LONG et al. v. CALIFORNIA-WESTERN STATES LIFE INS. CO.
Clarence R. Long died on July 7, 1949, as the result of a gunshot wound, and at that time three policies of insurance on his life, which had been issued by the defendant company, were in effect. His wife was the principal beneficiary and his children were alternate beneficiaries under those policies. They commenced this action to recover money which would be payable under said policies if his death resulted from an accident.
One of the policies, issued in 1941, was for $5,000, and provided for double indemnity in the event of death by accidental means. Defendant paid the $5,000 on that policy, and denied liability under the double indemnity provision, contending that the insured committed suicide. Each of the other policies, issued on January 22, 1948, was for $10,000, and provided that: ‘In case of suicide of the insured * * * within two years from the date of issue * * * the limit of recovery * * * shall be the total amount of the premiums paid, less any indebtedness hereon.’ The death occurred about 1 1/212 years after those two policies were issued, and defendant denied that any money was payable thereunder except the amount of premiums paid, and it alleged that payment of said amount had been tendered.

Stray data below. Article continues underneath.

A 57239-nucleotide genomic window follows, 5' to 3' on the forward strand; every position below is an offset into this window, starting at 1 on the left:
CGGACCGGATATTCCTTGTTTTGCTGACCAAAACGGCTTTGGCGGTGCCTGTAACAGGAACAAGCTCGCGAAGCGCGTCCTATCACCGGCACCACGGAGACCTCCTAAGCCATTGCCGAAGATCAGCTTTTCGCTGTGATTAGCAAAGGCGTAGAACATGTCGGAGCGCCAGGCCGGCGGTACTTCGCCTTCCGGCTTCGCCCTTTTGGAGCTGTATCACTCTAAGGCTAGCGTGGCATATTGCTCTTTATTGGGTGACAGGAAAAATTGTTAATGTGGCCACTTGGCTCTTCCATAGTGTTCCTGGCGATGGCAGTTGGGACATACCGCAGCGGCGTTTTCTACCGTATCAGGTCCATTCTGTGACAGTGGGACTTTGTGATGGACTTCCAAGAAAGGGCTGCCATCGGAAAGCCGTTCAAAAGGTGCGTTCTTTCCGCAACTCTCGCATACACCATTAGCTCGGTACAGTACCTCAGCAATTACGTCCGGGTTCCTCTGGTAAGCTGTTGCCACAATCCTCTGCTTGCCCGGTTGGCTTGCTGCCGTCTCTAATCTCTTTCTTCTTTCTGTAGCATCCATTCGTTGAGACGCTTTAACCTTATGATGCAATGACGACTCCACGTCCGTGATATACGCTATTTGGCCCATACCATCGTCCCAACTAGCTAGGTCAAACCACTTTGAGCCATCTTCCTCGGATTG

The verdict of the jury was in favor of plaintiffs and judgment was entered in accordance therewith. Defendant's motion for a new trial was granted on the ground that the evidence was insufficient to justify the verdict. Plaintiffs appeal from the order granting a new trial.
Appellants contend that the granting of the motion for a new trial was an abuse of discretion. It seems to be their theory that Mr. Long went out of his house in the nighttime to investigate the barking of dogs and that the gun which he was carrying was discharged accidentally when he tripped over a string which was tied to the porch. Respondent (defendant) contends that the evidence points overwhelmingly to suicide and excludes any reasonable theory that death resulted from accident.